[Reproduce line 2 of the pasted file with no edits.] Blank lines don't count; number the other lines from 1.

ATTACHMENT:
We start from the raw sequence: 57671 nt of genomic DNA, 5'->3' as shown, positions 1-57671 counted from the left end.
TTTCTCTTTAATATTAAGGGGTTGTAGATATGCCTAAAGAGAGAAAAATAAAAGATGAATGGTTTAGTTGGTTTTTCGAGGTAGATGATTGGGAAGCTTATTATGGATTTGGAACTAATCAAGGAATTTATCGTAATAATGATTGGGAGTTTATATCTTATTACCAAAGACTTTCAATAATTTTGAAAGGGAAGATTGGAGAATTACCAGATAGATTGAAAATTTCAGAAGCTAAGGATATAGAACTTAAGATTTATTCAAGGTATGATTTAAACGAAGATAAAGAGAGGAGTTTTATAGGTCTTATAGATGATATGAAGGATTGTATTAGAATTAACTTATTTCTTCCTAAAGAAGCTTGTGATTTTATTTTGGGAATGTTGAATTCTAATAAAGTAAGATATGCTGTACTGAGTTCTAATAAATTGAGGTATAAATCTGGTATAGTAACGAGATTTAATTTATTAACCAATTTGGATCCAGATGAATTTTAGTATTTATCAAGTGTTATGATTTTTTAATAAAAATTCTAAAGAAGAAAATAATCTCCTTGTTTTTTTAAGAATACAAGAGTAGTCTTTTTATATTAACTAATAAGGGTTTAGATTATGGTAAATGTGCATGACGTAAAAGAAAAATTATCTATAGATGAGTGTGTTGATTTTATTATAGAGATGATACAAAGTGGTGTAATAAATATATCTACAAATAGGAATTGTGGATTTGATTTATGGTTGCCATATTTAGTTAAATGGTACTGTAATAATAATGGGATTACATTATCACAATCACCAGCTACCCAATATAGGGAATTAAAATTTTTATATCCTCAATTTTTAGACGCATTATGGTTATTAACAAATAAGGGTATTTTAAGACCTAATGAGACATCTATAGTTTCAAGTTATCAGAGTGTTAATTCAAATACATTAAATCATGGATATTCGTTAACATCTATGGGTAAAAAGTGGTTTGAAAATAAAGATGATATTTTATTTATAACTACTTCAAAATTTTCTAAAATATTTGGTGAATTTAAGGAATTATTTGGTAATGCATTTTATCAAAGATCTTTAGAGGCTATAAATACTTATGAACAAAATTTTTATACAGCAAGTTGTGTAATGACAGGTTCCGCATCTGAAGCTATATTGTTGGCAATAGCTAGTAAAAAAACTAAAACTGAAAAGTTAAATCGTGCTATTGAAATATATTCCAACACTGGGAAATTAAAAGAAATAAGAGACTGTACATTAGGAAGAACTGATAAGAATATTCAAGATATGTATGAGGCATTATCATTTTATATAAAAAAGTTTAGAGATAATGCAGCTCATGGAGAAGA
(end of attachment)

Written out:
TTTCTCTTTAATATTAAGGGGTTGTAGATATGCCTAAAGAGAGAAAAATAAAAGATGAATGGTTTAGTTGGTTTTTCGAGGTAGATGATTGGGAAGCTTATTATGGATTTGGAACTAATCAAGGAATTTATCGTAATAATGATTGGGAGTTTATATCTTATTACCAAAGACTTTCAATAATTTTGAAAGGGAAGATTGGAGAATTACCAGATAGATTGAAAATTTCAGAAGCTAAGGATATAGAACTTAAGATTTATTCAAGGTATGATTTAAACGAAGATAAAGAGAGGAGTTTTATAGGTCTTATAGATGATATGAAGGATTGTATTAGAATTAACTTATTTCTTCCTAAAGAAGCTTGTGATTTTATTTTGGGAATGTTGAATTCTAATAAAGTAAGATATGCTGTACTGAGTTCTAATAAATTGAGGTATAAATCTGGTATAGTAACGAGATTTAATTTATTAACCAATTTGGATCCAGATGAATTTTAGTATTTATCAAGTGTTATGATTTTTTAATAAAAATTCTAAAGAAGAAAATAATCTCCTTGTTTTTTTAAGAATACAAGAGTAGTCTTTTTATATTAACTAATAAGGGTTTAGATTATGGTAAATGTGCATGACGTAAAAGAAAAATTATCTATAGATGAGTGTGTTGATTTTATTATAGAGATGATACAAAGTGGTGTAATAAATATATCTACAAATAGGAATTGTGGATTTGATTTATGGTTGCCATATTTAGTTAAATGGTACTGTAATAATAATGGGATTACATTATCACAATCACCAGCTACCCAATATAGGGAATTAAAATTTTTATATCCTCAATTTTTAGACGCATTATGGTTATTAACAAATAAGGGTATTTTAAGACCTAATGAGACATCTATAGTTTCAAGTTATCAGAGTGTTAATTCAAATACATTAAATCATGGATATTCGTTAACATCTATGGGTAAAAAGTGGTTTGAAAATAAAGATGATATTTTATTTATAACTACTTCAAAATTTTCTAAAATATTTGGTGAATTTAAGGAATTATTTGGTAATGCATTTTATCAAAGATCTTTAGAGGCTATAAATACTTATGAACAAAATTTTTATACAGCAAGTTGTGTAATGACAGGTTCCGCATCTGAAGCTATATTGTTGGCAATAGCTAGTAAAAAAACTAAAACTGAAAAGTTAAATCGTGCTATTGAAATATATTCCAACACTGGGAAATTAAAAGAAATAAGAGACTGTACATTAGGAAGAACTGATAAGAATATTCAAGATATGTATGAGGCATTATCATTTTATATAAAAAAGTTTAGAGATAATGCAGCTCATGGAGAAGA